Out of all of the names, all the dots littered across the map on my wall, one place seemed to linger in my mind. A place that had always struck me as exotic and sunny and begging for exploration: Antigua. Antigua, the land of smooth beaches and soft breezes and clear ocean and nearly unbroken coral.

I started mentioning to people that I was thinking about starting my trip in Antigua and then working my way from there. It looked pretty fun; the whole city sprawled on the shore after all, and the ads splashed across the Internet suggested there would be plenty of young people and Americans to cushion my fall into the exotic. Parts of it looked a little old-school in the pictures I’d seen online, but I stood poised for a history lesson.

As it turns out, there’s more than one Antigua.

There’s Antigua, the land of beautiful beaches (the one I’d been hearing about from friends and family), and there’s an Antigua that ain’t nowhere near the coast. There’s an Antigua that is new and fresh and clean, where someone will deliver your Mai Tai to your lounge chair on the beach, and there’s an Antigua that’s old and full of history, where you walk into a bar and order your own drink. There’s an Antigua on the Caribbean, and there’s an Antigua in Guatemala. The former is where you go on a cruise, and the latter is where you go for culture. I selected, signed, sealed, and paid for the latter Antigua—the landlocked Antigua—before I touched down and realized that it wasn’t the Antigua everyone had been praising and gushing about.

Imagine that. Imagine getting lost on Google, discovering that Antigua also doubles as the Spanish-language-school capital of the world, showing pictures of exquisite beaches and palm trees to your friends, and buying your plane ticket to Guatemala, only to realize that there’s another Antigua—the sun-soaked, dazzling Antigua next to the beach—just seven inches or so to the right on your map.

Sun and beaches and lovely ladies in bikinis in the Caribbean? Nah, I’m good. I’ll take drug cartels, crumbling buildings, and three hours of rain every afternoon in Guatemala, thanks. But you enjoy yourself out there.

Then—in what would be the first of many eye-opening experiences—I walked around the wrong Antigua and discovered that it was the perfect place to begin.

Antigua, Guatemala, my home for the first month of my odyssey, is old, sure, but the colonial architecture proved a charming contrast from the new, chic, shiny buildings I was used to in North Carolina. The old buildings in North Carolina were built fifty years ago with cranes and heavy machinery; the old buildings in Antigua have been standing for half a millennium, ever since the Spanish conquered the Maya and put them to work on the other end of the whip. Every rough-edged stone was placed with care by Maya hands. As I wandered through the cobblestone pathways and trailed my fingers over the ancient stone around me, I wondered how much Maya blood had been mixed in with the mortar holding this city together. How many busted fingers and aching backs built this place? Who were the people who laid this foundation?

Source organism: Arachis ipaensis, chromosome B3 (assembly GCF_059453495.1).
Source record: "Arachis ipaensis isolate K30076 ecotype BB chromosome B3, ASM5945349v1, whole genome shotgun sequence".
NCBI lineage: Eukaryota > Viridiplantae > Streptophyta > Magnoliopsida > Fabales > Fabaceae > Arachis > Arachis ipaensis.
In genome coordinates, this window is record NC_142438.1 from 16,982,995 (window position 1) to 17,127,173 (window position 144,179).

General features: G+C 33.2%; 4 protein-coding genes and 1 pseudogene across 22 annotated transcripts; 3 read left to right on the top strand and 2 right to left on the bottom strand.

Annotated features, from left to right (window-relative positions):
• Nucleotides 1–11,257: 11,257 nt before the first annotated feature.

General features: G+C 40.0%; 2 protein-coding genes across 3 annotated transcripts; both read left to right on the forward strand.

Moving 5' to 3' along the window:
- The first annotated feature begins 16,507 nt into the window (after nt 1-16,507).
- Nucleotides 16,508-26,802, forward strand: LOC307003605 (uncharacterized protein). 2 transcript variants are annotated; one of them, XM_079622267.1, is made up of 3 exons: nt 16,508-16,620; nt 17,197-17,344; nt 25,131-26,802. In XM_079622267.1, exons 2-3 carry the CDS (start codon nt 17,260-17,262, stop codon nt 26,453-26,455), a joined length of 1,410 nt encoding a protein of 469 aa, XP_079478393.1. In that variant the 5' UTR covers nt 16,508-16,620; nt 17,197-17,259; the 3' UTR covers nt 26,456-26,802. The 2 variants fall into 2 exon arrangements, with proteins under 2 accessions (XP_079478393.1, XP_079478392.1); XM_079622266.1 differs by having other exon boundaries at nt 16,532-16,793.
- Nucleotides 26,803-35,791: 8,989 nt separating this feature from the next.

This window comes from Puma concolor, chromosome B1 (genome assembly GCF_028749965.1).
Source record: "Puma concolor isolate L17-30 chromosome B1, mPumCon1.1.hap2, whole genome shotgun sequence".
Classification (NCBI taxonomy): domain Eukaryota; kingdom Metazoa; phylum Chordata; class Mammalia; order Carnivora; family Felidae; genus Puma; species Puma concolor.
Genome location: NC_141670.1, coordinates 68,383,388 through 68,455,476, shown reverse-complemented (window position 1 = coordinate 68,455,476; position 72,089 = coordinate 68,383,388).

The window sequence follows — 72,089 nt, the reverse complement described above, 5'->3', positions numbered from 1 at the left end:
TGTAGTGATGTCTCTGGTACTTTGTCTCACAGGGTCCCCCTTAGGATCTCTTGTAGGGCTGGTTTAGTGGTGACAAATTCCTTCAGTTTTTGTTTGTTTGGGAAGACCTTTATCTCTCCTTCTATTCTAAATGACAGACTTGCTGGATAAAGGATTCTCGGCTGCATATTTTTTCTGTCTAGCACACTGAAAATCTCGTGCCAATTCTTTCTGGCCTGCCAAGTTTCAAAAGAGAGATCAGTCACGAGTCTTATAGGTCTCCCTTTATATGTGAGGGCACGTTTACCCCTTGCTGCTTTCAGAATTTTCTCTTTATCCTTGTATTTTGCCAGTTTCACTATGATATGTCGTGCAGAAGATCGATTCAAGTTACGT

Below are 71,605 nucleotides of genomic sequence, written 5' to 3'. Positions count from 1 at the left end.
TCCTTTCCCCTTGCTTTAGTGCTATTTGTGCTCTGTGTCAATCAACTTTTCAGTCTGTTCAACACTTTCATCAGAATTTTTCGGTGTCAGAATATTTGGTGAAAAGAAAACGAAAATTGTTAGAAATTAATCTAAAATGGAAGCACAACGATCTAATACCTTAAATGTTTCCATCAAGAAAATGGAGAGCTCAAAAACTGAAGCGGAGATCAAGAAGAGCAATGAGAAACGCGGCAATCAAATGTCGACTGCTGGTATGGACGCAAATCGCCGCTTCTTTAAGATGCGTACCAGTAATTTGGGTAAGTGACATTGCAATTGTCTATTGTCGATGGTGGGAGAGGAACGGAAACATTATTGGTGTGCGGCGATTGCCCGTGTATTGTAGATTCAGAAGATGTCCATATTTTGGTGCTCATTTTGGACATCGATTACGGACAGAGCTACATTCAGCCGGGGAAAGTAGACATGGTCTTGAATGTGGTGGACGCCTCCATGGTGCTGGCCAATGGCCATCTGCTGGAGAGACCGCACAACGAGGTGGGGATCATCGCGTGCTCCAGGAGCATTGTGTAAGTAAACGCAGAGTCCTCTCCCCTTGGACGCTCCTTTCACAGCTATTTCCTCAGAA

But that was long ago. Of the people I wove among that day—the first day I saw this other Antigua—some were young like me. Some had bright and shining eyes that greeted me kindly. Others were aging and bent men and women, their bodies malformed by years of hard labor. A few boys kicked a half-deflated soccer ball around in the shadowed alley between two streets. Their chattering conversations and frequent laughter bounced against the old walls around them before touching the sky. Before touching me, too, and bringing a smile to my face. Even in this place, there’s poverty and wealth. Struggles and the joy of a game of soccer before bed.

Strict rules in this colonial town govern how much you can build, where, and with what size sign in the front. This means tranquility. This means room to walk on the sidewalk. The narcotraficantes are all in the mountains and up near the border with Mexico, while here in Antigua, the museums cradle the art and culture of this world: the ancient churches whose firm walls and vaulted ceilings have sheltered parishioners for hundreds of years; the dazzling fountains in the park that serenade the city with their tinkling water music; and the sweet little Maya ladies, who offer the brightest smiles in an attempt to sell their handiwork, and when that fails, carry a rebuttal to your rejection tucked in their back pockets. Sure there’s poverty in Antigua, just as there’s poverty in your town, but no one ever hounded me for spare change (even though I had extra money from not having touched my sunscreen fund).